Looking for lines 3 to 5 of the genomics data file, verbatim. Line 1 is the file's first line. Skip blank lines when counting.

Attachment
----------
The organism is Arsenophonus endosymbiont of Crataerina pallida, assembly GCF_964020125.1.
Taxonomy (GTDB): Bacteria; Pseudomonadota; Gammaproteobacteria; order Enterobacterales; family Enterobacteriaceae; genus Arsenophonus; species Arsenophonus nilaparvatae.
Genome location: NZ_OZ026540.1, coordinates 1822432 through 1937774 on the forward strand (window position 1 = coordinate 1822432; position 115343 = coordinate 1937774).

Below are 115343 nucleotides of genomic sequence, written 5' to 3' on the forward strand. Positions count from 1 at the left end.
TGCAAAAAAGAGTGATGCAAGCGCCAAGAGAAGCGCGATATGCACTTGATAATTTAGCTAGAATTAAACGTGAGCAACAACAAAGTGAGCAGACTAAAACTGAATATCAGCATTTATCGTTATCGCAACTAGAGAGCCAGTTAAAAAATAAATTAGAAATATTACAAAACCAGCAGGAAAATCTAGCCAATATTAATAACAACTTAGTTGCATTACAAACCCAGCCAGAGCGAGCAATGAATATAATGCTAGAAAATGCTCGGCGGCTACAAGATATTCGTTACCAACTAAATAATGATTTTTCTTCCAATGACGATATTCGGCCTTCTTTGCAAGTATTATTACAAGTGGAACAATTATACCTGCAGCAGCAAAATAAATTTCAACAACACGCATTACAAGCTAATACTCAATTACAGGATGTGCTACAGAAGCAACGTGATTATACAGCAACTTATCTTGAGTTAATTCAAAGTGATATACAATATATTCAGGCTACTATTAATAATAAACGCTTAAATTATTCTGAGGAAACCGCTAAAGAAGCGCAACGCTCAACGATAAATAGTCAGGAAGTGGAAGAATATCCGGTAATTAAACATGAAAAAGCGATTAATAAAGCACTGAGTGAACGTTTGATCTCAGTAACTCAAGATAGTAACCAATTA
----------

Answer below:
Genome location: NZ_OZ026540.1, coordinates 1822432 through 1937774 on the forward strand (window position 1 = coordinate 1822432; position 115343 = coordinate 1937774).

Below are 115343 nucleotides of genomic sequence, written 5' to 3' on the forward strand. Positions count from 1 at the left end.
TGCAAAAAAGAGTGATGCAAGCGCCAAGAGAAGCGCGATATGCACTTGATAATTTAGCTAGAATTAAACGTGAGCAACAACAAAGTGAGCAGACTAAAACTGAATATCAGCATTTATCGTTATCGCAACTAGAGAGCCAGTTAAAAAATAAATTAGAAATATTACAAAACCAGCAGGAAAATCTAGCCAATATTAATAACAACTTAGTTGCATTACAAACCCAGCCAGAGCGAGCAATGAATATAATGCTAGAAAATGCTCGGCGGCTACAAGATATTCGTTACCAACTAAATAATGATTTTTCTTCCAATGACGATATTCGGCCTTCTTTGCAAGTATTATTACAAGTGGAACAATTATACCTGCAGCAGCAAAATAAATTTCAACAACACGCATTACAAGCTAATACTCAATTACAGGATGTGCTACAGAAGCAACGTGATTATACAGCAACTTATCTTGAGTTAATTCAAAGTGATATACAATATATTCAGGCTACTATTAATAATAAACGCTTAAATTATTCTGAGGAAACCGCTAAAGAAGCGCAACGCTCAACGATAAATAGTCAGGAAGTGGAAGAATATCCGGTAATTAAACATGAAAAAGCGATTAATAAAGCACTGAGTGAACGTTTGATCTCAGTAACTCAAGATAGTAACCAATTA